I remember thinking that if I didn’t keep telling my husband, he would think that I agreed with and condoned what he was doing. The funny thing is, though, that God never says anything like that. He simply says that He doesn’t need my will or my intervention. God said, “You don’t have to agree with Darrell, just stop reminding him that you don’t. He already knows it.”
Step back to go forward
You can’t demand that your husband listen to you. You don’t power your way into his face and space so that he’s forced to hear to you, because he’s not going to. Men don’t respond to verbal force by listening and obeying – they respond to force with force. They tighten up, circle the wagons, hunker down, and dig in. God KNOWS this is how a husband will respond, because He’s the One that wired him to do exactly that – with all the testosterone! And that’s why He tells wives, not by discussion.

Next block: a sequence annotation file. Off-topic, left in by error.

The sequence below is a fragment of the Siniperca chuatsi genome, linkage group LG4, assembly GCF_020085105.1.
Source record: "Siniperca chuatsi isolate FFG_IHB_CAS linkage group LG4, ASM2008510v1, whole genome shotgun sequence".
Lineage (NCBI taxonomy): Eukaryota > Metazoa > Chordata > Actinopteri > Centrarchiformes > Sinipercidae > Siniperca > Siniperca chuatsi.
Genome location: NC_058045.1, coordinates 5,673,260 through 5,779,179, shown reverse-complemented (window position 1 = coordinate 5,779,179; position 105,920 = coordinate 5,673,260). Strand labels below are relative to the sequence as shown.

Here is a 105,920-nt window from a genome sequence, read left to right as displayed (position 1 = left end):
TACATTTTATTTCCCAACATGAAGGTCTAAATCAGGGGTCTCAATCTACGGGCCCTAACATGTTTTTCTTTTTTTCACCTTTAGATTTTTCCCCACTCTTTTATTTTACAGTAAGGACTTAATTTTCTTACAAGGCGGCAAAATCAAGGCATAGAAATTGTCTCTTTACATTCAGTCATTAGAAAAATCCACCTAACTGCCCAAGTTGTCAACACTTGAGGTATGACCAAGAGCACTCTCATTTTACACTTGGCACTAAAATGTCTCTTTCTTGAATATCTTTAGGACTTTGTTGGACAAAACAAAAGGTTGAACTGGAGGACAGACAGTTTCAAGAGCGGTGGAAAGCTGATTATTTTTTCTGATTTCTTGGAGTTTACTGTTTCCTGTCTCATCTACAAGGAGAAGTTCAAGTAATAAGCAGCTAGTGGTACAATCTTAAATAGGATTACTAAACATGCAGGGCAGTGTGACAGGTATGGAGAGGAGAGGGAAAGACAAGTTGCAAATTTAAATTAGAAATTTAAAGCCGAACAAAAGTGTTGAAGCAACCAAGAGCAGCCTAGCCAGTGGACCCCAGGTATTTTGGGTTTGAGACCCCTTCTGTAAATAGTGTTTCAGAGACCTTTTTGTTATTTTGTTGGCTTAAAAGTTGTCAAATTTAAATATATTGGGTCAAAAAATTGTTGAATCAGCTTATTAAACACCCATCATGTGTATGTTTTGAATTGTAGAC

What God is really asking wives to do is disengage from this particular battle, so that He can step in. With me constantly engaging my husband in a battle of wills over one particular issue, Darrell was so busy fighting against me that God couldn’t get his attention – I was in the way.
Can God force His way between you and your husband? Yes, but He won’t, not when He’s already invited you to step back and work co-operatively with Him.
The midyan wife will always have zero influence in her husband’s life. But a wife who knows when and how to talk, will have a powerful influence on her husband’s life.